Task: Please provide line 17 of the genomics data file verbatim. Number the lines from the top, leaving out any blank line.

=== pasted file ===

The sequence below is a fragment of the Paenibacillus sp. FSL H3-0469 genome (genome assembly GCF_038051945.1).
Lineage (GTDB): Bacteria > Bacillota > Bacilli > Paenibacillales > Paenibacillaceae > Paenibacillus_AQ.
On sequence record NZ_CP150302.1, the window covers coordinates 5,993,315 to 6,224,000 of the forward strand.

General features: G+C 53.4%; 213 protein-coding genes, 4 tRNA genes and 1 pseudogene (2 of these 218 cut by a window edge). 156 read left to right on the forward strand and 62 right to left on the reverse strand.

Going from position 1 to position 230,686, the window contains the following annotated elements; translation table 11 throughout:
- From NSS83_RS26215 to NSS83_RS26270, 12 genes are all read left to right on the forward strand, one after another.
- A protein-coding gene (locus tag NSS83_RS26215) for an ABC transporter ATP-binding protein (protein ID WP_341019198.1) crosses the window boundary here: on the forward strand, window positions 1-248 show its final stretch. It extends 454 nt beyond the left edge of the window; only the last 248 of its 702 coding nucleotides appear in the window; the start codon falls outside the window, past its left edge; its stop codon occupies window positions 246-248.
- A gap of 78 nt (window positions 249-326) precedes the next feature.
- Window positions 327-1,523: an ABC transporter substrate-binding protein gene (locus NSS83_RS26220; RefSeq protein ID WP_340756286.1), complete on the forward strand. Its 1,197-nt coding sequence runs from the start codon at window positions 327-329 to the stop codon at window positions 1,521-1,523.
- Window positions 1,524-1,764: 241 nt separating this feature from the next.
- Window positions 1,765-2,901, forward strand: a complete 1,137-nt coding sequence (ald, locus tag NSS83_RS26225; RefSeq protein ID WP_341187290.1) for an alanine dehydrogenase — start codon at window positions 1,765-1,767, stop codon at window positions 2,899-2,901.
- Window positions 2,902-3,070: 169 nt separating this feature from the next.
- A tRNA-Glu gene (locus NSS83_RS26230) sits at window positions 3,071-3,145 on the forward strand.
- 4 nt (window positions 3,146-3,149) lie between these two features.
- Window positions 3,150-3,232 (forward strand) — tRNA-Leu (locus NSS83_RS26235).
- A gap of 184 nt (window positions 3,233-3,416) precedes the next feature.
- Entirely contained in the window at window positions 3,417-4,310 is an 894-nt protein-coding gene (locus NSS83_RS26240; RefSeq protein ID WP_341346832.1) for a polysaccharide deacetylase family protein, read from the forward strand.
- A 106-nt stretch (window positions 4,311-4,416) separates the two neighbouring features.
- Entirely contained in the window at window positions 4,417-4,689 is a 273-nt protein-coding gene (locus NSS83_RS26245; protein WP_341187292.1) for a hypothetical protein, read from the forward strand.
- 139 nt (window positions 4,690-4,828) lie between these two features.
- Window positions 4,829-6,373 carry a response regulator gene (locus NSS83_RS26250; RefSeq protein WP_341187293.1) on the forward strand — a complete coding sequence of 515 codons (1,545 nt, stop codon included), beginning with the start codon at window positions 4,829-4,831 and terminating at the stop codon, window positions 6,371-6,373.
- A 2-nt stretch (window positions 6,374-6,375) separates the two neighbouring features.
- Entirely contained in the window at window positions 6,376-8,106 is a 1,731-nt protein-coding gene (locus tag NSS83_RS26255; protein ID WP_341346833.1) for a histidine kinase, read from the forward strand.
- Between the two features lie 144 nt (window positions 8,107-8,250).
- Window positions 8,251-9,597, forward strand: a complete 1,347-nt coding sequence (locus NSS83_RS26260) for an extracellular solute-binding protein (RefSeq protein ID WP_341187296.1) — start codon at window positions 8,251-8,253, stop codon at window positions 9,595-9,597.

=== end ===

- Entirely contained in the window at window positions 3,417-4,310 is an 894-nt protein-coding gene (locus NSS83_RS26240; RefSeq protein ID WP_341346832.1) for a polysaccharide deacetylase family protein, read from the forward strand.